(12:14): What would've happened there, and I don't know the situation, so I'm speaking very ignorantly, but just make her some woman in some family. What would've happened if in that family there was an environment where mistakes weren't invitations to leave the family or be in trouble or massive amounts of punishment. What if she could have had the opportunity to say, I don't know about this or what happened? Can you help me? So when we're looking at mistakes, there is a lot of societal and religious conditioning that came into it, at least on my account. So people who are raised without that kind of conditioning, I can't speak for them, but on my account, I mean, the story that essentially got handed to me as a kid was, you are supposed to grow up. You're supposed to be something other than you. Are I? I'm supposed to be like Jesus in my upbringing. Other people might have different heroes and characters. I was supposed to be like Jesus, not like me because me little on me was a sinner. I was already a screw up. I was already a mess up by virtue of my birth. And then on top of that, if I didn't do it all right, if I messed up in some way, shape or form, then I was doomed to some kind of afterlife.
(13:23): That was not the ideal. Maybe it wasn't horrid, but it wasn't like the tip top of the party kind of afterlife. And so there was this constant weird background kind of sense that my life was a test. And that's how we talked about it in the church building was that this life was at a test. And if I pass the test, then I get to go on and have something great. But if I don't pass the test, if I get a wrong answer, if I get, then yes, there is some grace, there is some repentance, there's all this other stuff. But make no mistake, I mean, I was just looking on Facebook the other day and somebody else posted a similar thing that I've seen many times, which is just because Jesus died for your sins doesn't mean you get to go on living a life sinning.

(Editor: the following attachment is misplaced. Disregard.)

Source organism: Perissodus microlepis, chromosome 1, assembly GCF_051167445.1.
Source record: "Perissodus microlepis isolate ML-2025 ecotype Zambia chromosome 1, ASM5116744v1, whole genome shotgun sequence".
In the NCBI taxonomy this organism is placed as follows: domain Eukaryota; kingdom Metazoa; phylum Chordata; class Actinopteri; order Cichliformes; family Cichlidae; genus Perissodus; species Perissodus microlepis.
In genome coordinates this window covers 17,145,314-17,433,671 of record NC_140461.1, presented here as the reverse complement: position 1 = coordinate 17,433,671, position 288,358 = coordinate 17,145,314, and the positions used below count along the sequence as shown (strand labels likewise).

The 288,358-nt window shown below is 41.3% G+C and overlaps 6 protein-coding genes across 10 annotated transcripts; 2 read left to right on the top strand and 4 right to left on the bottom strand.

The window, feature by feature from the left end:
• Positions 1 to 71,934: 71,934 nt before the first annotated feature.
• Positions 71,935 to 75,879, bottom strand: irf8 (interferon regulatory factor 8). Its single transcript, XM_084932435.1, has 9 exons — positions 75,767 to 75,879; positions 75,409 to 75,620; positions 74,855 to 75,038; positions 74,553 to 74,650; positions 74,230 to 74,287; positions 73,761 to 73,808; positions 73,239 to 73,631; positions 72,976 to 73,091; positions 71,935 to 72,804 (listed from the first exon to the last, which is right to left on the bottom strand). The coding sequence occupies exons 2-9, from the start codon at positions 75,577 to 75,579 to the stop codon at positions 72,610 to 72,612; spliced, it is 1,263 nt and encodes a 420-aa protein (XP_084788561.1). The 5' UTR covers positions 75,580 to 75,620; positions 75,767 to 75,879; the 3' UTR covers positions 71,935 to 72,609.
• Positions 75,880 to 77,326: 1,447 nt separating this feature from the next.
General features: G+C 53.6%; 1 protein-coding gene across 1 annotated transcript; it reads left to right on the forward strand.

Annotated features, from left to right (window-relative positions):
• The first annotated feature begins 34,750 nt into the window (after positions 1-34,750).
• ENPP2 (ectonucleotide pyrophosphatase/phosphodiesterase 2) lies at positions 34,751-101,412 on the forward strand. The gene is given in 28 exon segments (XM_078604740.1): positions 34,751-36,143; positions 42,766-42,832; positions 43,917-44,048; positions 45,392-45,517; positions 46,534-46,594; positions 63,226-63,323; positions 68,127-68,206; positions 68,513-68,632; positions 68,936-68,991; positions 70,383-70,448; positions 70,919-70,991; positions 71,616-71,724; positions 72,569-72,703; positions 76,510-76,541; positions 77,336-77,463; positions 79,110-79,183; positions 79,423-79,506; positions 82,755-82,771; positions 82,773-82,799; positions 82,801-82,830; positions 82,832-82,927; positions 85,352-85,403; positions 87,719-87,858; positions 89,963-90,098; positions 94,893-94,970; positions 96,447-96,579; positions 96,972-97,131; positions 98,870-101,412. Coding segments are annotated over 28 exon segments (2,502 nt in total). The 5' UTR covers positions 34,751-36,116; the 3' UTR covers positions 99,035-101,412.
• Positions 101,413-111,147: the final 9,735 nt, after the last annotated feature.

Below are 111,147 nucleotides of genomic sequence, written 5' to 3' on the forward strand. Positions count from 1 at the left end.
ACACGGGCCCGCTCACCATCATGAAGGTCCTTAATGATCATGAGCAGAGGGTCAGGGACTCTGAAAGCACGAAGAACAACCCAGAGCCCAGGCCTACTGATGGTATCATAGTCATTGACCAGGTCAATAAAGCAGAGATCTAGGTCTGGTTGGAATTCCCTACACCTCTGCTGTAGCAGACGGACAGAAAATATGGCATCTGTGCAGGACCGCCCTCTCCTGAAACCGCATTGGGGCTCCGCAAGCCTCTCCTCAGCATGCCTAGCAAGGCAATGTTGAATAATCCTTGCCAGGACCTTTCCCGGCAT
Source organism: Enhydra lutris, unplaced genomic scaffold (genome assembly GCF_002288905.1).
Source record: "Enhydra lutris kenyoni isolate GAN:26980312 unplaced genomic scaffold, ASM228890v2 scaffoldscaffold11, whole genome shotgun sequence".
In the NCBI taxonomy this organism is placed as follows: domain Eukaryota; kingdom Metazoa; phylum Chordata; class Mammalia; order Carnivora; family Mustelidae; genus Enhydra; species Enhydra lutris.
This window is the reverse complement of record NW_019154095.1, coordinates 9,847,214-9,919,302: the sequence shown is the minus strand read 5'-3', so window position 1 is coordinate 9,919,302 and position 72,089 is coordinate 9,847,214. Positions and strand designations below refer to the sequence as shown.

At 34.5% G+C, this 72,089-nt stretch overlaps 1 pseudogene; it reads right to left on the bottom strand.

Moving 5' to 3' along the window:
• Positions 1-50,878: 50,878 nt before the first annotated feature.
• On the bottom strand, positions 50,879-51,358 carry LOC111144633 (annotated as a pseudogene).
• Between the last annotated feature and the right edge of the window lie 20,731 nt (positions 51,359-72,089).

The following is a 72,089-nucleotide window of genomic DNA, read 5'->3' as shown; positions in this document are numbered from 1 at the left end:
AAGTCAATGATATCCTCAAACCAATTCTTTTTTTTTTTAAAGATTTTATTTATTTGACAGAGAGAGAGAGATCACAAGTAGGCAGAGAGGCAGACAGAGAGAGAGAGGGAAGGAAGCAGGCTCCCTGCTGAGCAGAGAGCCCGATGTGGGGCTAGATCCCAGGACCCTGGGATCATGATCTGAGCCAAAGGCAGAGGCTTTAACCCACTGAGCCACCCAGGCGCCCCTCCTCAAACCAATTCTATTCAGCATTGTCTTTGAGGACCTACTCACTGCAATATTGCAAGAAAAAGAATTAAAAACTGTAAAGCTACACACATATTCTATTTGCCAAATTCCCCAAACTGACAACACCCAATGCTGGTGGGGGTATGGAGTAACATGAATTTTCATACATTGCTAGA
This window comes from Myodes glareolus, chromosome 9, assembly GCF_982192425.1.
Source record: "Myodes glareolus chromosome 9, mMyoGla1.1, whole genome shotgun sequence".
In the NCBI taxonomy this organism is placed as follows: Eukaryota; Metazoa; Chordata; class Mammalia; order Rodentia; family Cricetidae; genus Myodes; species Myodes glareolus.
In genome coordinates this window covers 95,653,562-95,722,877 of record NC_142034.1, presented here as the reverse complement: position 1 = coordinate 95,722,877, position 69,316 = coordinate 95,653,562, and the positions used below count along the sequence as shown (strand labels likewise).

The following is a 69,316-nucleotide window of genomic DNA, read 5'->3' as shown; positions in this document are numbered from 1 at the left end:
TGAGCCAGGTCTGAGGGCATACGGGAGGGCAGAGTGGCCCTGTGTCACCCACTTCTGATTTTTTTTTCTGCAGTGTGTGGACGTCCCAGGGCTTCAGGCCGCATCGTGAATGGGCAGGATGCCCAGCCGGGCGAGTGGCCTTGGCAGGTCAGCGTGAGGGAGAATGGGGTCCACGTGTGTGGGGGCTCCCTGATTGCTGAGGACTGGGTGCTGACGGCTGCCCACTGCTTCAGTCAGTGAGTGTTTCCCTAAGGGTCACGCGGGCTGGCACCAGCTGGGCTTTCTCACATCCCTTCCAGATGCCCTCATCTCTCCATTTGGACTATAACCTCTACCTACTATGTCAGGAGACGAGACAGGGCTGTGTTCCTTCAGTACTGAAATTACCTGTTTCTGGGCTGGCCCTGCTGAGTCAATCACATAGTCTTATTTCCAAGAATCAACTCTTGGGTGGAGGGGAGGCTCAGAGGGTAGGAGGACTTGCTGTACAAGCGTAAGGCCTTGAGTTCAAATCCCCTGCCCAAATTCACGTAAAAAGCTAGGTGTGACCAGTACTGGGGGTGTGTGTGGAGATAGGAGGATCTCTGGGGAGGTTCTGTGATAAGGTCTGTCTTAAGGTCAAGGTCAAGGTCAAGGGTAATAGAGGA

(14:01): And that's a fascinating kind of approach. I'm not here to debate whether or not that's true or not true. I'm describing the kind of conditioning that went into my life story. So what happened? I'm in the car and I'm like, what would've happened? And I want you to do this thought experiment with me because I think it's valuable. Imagine having grown up in a totally different environment. They can be the same people, but let's imagine that everybody would, or they can be totally different people if your childhood sucks , okay? But imagine that you grew up in an environment where per a person making a mistake or a person screwing something up, or a person not getting something, a hundred percent correct meant that that person was now growing to another level. Every mistake meant, oh, that's one more thing learned. Just like Thomas Edison with the light bulb. How many different ways did he learn not to make a light bulb? So every take is just like what Victor Wooten described in terms of music. A mistake is literally just that you played a note that you didn't mean to play. It didn't mean that there was anything morally wrong with you.